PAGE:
In a follow-up blog post, I undertake a performance (self) review to evaluate my compliance with the terms of this agreement. To give context to that later blog post, I am copying my writer’s contract here:
Dear Idea Heidi (aka Heidi Parton),
From our past dealings, I know that you like movement and action; you crave progress. I get it and I appreciate the many times this trait has served our joint enterprise. I am, however, asking that you thoughtfully consider my offer of a one-year contract of employment. Your “work,” during this year’s time, will be simply to practice the art of waiting. Indeed, it will be much like a vacation for you; I plan on doing the heavy lifting this year. But I need your full cooperation.
To be in full compliance with the terms of this agreement, you must not seek out additional employment (even if the brightest, shiniest job announcement or offer comes along) during the entire calendar year, commencing on June 1, 2017 and ending on May 31, 2018. Any move toward “outside” employment, will be taken as a violation of the non-compete that I will be asking you to sign, in exchange for the full consideration of the opportunity to explore the job of your choice (be it in teaching, publishing, bookselling or otherwise) at the end of this term without any resistance from me.
As further consideration, if you do find your so-called “dream” job (after the term of this contract), I will no longer whine to you about not getting proper writing time. You will be free to engage with the broader world unhampered by my nagging pleas for more time to write. I promise that I will, at that point, be content to slip my writing into the margins of your employment situation. To gain this career freedom, however, you must sit back, rest, and wait out the entire term of our contract.
Because I know how impatient you are with inaction, I’ve outlined my mission statement and plan for the year below. Please trust that I will be using our time in an efficient and productive manner.
I will encourage and uplift other creative nonfiction writers, of which I am one, on their writing paths. The success of each writer will be celebrated as my own. We all win when we tell our stories and bring our truths into the world. There is not “you and me,” only ever all of us, here together. There are no finite limits on publishing opportunities. These opportunities only grow and expand as the world has more opportunity to be introduced to an ever-increasing supply of compelling, well-written works of creative nonfiction.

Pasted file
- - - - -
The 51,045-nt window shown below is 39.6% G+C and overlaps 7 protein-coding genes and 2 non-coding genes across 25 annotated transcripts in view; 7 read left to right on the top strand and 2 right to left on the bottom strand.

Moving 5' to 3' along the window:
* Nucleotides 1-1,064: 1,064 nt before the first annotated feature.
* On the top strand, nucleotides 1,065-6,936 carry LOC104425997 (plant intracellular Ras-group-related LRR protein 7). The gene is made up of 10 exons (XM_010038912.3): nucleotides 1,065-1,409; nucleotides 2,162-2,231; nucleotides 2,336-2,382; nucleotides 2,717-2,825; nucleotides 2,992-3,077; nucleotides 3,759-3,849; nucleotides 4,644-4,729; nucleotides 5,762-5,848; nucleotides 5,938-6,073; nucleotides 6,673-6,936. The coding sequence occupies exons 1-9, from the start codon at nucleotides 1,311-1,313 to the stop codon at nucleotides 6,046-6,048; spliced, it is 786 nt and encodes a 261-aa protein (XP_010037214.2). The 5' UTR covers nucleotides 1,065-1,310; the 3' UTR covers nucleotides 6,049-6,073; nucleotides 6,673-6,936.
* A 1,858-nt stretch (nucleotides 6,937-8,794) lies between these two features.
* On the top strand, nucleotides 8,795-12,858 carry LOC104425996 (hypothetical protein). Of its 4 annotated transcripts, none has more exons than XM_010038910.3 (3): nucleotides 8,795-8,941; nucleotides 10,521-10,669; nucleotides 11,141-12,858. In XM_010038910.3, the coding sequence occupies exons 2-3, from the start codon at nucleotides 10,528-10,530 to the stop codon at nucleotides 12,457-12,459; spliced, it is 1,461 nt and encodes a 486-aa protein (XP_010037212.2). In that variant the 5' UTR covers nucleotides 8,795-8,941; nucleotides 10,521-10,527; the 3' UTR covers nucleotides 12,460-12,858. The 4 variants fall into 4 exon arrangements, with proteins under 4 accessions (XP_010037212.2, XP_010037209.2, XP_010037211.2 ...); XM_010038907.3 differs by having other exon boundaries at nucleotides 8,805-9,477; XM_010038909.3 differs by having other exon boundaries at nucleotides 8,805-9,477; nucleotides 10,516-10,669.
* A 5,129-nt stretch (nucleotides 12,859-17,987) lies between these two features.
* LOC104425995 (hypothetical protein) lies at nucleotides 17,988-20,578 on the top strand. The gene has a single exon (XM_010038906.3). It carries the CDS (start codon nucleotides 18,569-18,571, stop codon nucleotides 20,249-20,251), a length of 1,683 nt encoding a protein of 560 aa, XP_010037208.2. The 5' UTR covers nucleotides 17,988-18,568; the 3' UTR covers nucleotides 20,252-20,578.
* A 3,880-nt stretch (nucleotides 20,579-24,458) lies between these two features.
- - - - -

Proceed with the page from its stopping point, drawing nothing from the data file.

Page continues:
I will participate in the world of creative nonfiction on a daily basis. I will find ways to celebrate the wonder of emerging talent and stories, mine and those of other writers.
Plan for Diligent Execution of “Free” Year of a Writing Life
During this year I pledge to:
Spend at least fifteen hours per week on my own writing (strive for a minimum of 2,500 words each week);
Read creative nonfiction books (at least one book per month) and, after reading, take at least one of the following actions:
Reach out to the writer directly about their book
Write a review on Goodreads
Tweet the book, copying author when available
Write blog post/review
Write review to submit to literary journals;
Read at least two essays each week in online literary journals and comment on one;
Continue administrative role in The Fisher Cats—an online writing group of “motherhood” writers—encouraging submissions and celebrating the publishing success of group members;
Submit a minimum of one new essay or poem (to multiple publications) per month;
Attend writer-based events in my own local literary community (at least one per month) AND network at event;
Get together for coffee or a meal with other writer(s) once a month (breaking bread with those of similar interests/backgrounds lowers stress and burnout risk);
Make time for three writer’s retreats (at least one carried out in solitude);
Read four books outside of my genre (for these purposes, graphic memoir will be considered “out of genre”);
Take two relevant writing classes at The Loft Literary Center;
Continue steady work and progress on my memoir (at least 5,000 words/month); and,
Search for an agent or submit directly to indie publishers and/or contests (when or if my memoir feels ready).
In full consideration for signing the below non-compete, the undersigned will be, on June 1, 2018, granted full and unencumbered permission to search for paid employment in the the world of publishing, teaching, or book selling (or, even, to pursue your interest in becoming a death doula).
Very truly yours,
Heidi Fettig Parton
(AKA Writer Heidi)
Your signature below will serve as the full and complete execution of the non-compete agreement set forth in the above letter.